Skip to comments.$25 Gun Created With Cheap 3D Printer Fires Nine Shots (Video)
Posted on 05/20/2013 8:44:44 PM PDT by marktwain
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Guns should be made of metal (possibly partly ceramics). That’s why God invented gun oil.
Schumer has hysterics, breaks down weeping, shrieks inconsolably for hours.
Perhaps somebody can answer a question for me, as I’m not really a gun expert.
It seems to me that existing 3d printed models, would tend to be very dangerous to fire.
Everybody agrees they only last so many rounds, and I assume one would really not want to be holding it when it fails.
Or am I missing something?
That’s an amazing story. In all honesty, I’m not that big on guns and ammo, but this 3-D printer might just get me interested in guns as a hobby.
Political power grows out of the nozzle of a 3-D Printer.
Personally, I'm looking for someone to take a pair of these:
And make one of these:
I don't intend to give up my heavy metal 1911 style carry piece, but these things are V1.0. I expect V12.8 will be much, much better. These are early days.
Looks like they let it cool between shots.
I figured it would blow up.
Experimentation says you can. For a few shots, anyway.
This isn't a precision hunting rifle or bird gun you take duck hunting. It's a tool of freedom that may only need to be fired once. Butter knife to get a steak knife kind of thing.
When you’re defending your life, you only need it to fire once, for the most part. All the other cockroaches tend to scatter after that.
Pick your alloy.
It’s a bit silly when you can make a better one from a few bucks worth of junk in your garage or from the hardware store, or even for free if you are creative.
They have kind of been doing that for a while, actually.
A bullet? Maybe.
But not a spud!
Details for the 1.5" SCH 40 Rifled PVC Pipe
After much development and testing, rifled PVC is now a reality.
Range testing indicates about a 50% increase in accuracy for potatoes, and pipe stands up to continuous 300 psi pretty well. This new barrel modification will send potatoes straighter and perhaps most important of all...safer. I say this as I have had experience with a stray potato every now and then, going where you might have not wanted it to go...(through my shop window).
I would probably be reluctant to fire one just for the heck of it. If somebody was knocking at the door and I knew it was all over I would fire away. Tyrants are scared of technology like this. When they have no idea which door they knock on somebody has one of these it gives them pause. 30 or 40 million of these would make a big difference .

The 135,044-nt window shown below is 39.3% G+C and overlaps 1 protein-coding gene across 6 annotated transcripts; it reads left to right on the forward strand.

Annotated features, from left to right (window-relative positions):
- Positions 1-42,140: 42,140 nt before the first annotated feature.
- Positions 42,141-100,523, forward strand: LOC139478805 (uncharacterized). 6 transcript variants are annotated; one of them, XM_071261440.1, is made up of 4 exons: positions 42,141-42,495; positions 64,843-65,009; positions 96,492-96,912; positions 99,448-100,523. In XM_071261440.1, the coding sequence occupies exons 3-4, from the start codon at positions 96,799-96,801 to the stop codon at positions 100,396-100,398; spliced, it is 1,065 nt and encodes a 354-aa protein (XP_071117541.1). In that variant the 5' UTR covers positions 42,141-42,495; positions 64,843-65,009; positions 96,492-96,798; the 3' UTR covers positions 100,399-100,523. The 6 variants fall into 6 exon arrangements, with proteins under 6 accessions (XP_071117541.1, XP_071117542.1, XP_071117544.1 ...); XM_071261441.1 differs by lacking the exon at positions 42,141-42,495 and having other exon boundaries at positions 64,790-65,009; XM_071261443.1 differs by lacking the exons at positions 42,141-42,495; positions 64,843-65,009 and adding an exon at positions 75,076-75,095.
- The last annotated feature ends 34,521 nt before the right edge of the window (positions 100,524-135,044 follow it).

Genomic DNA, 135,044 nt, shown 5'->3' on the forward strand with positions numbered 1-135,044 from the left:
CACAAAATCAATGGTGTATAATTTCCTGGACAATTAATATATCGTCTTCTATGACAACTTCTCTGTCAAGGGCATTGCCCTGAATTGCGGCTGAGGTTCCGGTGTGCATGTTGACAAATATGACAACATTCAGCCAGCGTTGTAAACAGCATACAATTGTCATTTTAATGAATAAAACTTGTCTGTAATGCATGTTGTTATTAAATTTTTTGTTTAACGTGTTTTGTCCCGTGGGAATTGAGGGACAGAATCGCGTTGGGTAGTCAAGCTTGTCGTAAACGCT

All things are relative. Improvised firearms("zip guns") have long been made by prisoners, partisans, and others who have otherwise been prohibited access to conventionally manufactured weapons about as long as there have been firearms. They've been made from soft metals, wood, plastic etc. I suppose the users have conducted a rudimentary cost-benefit analysis and found that the risk of their firearms failure was an acceptable alternative to going entirely unarmed.
And certainly, while I would not want to be holding one when it blew, both the prior design from a week or two ago and this one fire the .380 which is a (relatively) low pressure cartridge which actually has a lower recommended chamber pressure than a .22 LR, which would minimize the collateral damage in the event of a catastrophic material failure.
Can’t put the toothpaste back into the tube.
The hoi polloi are getting uppity........
The first cars were silly when they were first invented. You could out walk or outrun them, but with innovation, they got better. It’s no different with these guns. They may have very limited usefulness where they currently stand, but with innovation, they’ll get better.
It’s only silly because I can make one that’s better from old plumbing leftovers, and it will never blow up.
Free zip guns have been around for as long as there have been guns.
It’s neat as far as 3D printing goes, and I’d love to play with that sort of stuff.
But the gun is just a novelty, and will remain so for quite a while, imo.
Not to mention that an actual reliable working modern gun is very cheap. $150 new and maybe $50 used.
The Industrial Revolution still rulz.
“I don’t intend to give up my heavy metal 1911 style carry piece”
I knew you were a man of good taste, refinement, and distinction.
There’s a version of this type of printer that makes metal objects from powdered metal.
With me, that’s worth bonus points.
The thing is, that takes more time and effort than just hitting ‘print’ and walking away. Not to mention that you can make dozens of copies fast.